Last weekend marked the 25th anniversary of the fall of the Berlin Wall.  The wall was a barrier between East and West Berlin that existed from 1961 to 1989 and served to restrict movement of East German citizens to Western Europe.

The physical wall stretched for nearly 100 miles and was a 12 ft block of concrete, wire mesh fences, trenches and bunkers.  It was serious business, designed to keep people on their designated side of the border, and keep people from fleeing from communism.  Over 5,000 tried to escape and several hundred died during their attempt.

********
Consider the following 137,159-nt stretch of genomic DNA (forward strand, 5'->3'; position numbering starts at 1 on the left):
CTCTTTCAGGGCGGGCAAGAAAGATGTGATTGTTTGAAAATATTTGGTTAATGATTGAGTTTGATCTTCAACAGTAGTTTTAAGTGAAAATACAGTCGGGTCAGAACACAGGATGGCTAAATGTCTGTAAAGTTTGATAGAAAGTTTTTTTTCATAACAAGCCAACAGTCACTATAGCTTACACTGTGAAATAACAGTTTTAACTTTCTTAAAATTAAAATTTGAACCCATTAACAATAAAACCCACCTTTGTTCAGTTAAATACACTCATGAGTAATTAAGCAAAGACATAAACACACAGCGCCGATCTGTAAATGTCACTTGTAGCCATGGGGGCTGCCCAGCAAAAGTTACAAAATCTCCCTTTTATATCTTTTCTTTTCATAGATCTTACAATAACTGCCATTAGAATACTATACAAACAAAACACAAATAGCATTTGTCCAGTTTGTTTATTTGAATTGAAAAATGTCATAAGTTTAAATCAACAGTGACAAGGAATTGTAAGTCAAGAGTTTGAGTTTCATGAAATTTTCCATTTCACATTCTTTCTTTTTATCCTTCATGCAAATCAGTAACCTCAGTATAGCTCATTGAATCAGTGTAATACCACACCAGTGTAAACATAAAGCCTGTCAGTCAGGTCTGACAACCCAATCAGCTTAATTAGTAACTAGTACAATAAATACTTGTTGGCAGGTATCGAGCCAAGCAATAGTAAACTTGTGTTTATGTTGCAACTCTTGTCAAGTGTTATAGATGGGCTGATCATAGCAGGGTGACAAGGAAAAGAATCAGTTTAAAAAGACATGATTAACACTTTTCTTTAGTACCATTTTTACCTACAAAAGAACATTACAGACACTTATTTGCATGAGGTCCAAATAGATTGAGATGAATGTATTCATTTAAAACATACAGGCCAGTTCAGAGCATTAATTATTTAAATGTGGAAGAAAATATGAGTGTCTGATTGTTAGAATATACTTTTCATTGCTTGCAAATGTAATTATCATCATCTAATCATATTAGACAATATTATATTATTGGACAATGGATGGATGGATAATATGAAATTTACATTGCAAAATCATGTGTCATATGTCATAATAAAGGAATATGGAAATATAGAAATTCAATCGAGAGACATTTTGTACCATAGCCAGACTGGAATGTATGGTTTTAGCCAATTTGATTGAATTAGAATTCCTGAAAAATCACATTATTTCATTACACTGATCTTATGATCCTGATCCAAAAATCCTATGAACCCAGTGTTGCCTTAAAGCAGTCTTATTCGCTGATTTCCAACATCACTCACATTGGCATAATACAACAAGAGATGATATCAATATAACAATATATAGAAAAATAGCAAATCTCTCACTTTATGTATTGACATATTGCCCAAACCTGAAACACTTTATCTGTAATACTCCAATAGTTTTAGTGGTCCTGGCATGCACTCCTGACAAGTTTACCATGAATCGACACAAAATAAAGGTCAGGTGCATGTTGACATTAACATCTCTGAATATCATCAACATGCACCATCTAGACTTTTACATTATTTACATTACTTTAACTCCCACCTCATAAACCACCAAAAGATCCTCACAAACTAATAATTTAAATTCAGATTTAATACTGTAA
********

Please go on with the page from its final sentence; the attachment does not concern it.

Today, only about three miles of the wall remains as a memorial, not a blockade.

Think about the walls you have in your organization.  While they are unlikely to be as fortified as the Berlin Wall or engender heroics to scale them, invisible walls do exist.  Are there other departments isolated by a virtual wall?  Are there barriers to free exchange between certain offices or positions?  Does your organization have policies or practices that serve as fences to inhibit flow of communication or information?

The Berlin Wall was a true presence in Germany and its barriers were clear.  Take care that your organization doesn’t have walls that are as impenetrable, even if they are invisible to the eye.

— beth triplett
leadershipdots.blogspot.com
@leadershipdots
leadershipdots@gmail.com


Source of stats:  Wikipedia

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